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Mark Harden's Artchive Bellini, Giovanni
Madonna with saints
1505
Altar painting: oil on wood, transferred to canvas
402 x 273 cm (158 1/2 x 102 1/2 in.)
church of S. Zaccaria, Venice

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From E. H. Gombrich, "The Story of Art":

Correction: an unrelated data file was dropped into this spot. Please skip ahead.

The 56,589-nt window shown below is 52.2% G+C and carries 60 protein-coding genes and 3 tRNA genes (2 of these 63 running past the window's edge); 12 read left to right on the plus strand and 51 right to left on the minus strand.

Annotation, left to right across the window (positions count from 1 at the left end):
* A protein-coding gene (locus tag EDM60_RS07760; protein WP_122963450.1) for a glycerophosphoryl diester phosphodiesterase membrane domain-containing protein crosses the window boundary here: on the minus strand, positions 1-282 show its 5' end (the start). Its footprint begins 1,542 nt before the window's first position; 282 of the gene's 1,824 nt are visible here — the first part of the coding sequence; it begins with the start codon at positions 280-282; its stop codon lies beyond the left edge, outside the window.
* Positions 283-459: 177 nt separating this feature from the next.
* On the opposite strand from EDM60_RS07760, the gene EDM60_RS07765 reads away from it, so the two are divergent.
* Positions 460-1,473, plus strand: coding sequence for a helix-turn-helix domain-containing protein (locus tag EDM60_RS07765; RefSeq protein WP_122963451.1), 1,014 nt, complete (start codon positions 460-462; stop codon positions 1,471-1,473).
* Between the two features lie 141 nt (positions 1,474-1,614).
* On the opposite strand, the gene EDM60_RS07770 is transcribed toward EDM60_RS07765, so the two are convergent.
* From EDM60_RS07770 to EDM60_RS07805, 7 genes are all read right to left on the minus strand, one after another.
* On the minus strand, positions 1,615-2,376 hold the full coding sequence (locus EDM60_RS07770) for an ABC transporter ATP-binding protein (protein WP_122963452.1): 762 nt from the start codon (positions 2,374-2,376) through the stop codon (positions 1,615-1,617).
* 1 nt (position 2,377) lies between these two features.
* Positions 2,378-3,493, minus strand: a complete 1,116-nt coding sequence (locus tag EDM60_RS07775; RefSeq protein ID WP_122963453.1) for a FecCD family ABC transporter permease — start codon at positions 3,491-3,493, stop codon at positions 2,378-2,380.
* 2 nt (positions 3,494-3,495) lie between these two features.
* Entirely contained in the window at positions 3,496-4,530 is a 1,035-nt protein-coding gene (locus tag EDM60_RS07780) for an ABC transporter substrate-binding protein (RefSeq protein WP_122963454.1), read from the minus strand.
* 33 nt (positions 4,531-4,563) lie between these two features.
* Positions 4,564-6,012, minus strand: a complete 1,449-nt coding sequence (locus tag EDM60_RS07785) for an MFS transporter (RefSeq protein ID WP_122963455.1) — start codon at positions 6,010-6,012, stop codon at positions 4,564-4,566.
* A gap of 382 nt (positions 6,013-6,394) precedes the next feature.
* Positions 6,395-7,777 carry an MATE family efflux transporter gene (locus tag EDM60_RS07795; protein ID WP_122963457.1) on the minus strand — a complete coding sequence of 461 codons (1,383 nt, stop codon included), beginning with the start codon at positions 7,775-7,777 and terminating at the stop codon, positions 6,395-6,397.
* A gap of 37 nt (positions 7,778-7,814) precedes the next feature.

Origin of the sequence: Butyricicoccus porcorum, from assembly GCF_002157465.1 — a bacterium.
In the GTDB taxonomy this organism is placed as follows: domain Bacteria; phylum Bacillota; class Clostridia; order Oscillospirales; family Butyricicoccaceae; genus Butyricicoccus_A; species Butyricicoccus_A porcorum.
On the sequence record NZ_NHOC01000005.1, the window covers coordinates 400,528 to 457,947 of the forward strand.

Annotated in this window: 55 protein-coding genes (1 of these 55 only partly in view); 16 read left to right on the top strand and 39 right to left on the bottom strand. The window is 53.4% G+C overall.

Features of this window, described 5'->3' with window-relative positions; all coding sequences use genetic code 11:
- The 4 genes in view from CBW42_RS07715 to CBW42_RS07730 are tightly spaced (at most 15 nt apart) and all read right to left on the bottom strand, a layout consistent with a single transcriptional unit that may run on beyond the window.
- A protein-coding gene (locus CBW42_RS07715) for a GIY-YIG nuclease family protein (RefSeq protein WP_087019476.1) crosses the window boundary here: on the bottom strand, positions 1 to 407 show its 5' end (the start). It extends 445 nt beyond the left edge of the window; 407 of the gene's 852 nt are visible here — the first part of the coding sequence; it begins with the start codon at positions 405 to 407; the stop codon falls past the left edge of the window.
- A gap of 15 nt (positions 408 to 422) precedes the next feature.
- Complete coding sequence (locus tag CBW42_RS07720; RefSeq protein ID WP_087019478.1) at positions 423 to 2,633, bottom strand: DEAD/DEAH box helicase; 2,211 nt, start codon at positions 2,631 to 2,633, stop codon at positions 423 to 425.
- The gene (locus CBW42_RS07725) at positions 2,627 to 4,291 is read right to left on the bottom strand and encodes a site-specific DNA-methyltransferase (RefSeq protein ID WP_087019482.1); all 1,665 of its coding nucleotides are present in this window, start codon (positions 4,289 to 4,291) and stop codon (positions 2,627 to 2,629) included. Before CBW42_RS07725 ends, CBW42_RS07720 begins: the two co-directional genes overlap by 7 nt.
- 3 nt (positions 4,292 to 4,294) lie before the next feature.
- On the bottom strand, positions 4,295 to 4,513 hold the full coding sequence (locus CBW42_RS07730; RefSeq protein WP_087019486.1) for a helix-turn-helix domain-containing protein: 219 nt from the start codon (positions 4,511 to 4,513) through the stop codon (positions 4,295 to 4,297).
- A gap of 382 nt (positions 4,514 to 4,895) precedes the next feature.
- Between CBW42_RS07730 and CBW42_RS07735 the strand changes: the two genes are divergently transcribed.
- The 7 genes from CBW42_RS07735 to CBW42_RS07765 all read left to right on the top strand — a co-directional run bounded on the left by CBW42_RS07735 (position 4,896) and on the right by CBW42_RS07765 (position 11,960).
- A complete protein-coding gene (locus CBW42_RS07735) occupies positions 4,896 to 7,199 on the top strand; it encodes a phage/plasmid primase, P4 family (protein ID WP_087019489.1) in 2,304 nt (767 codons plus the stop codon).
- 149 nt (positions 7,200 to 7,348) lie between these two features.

"When one enters the little church of San Zaccaria in Venice and stands before the picture which the great Venetian painter Giovanni Bellini (1431?-1516) painted over the altar there in 1505 - in his old age - one immediately notices that his approach to color was very different. Not that the picture is particularly bright or shining. It is rather the mellowness and richness of the colors that impress one before one even begins to look at what the picture represents. I think that even the photograph conveys something of the warm and gilded atmosphere which fills the niche in which the Virgin sits enthroned, with the infant Jesus lifting His little hands to bless the worshippers before the altar. An angel at the foot of the altar softly plays the violin, while the saints stand quietly at either side of the throne: St Peter with his key and book, St Catherine with the palm of martyrdom and the broken wheel, St Lucy and St Jerome, the scholar who translated the Bible into Latin, and whom Bellini therefore represented as reading a book. Many Madonnas with saints have been painted before and after, in Italy and elsewhere, but few were ever conceived with such dignity and repose. In the Byzantine tradition, the picture of the Virgin used to be rigidly flanked by images of the saints, Bellini knew how to bring life into this simple symmetrical arrangement without upsetting its order. He also knew how to turn the traditional figures of the Virgin and saints into real and living beings without divesting them of their holy character and dignity. He did not even sacrifice the variety and individuality of real life - as Perugino had done to some extent. St Catherine with her dreamy smile, and St Jerome, the old scholar engrossed in his book, are real enough in their own ways, although they, too, no less than Perugino's figures, seem to belong to another more serene and beautiful world, a world transfused with that warm and supernatural light that fills the picture."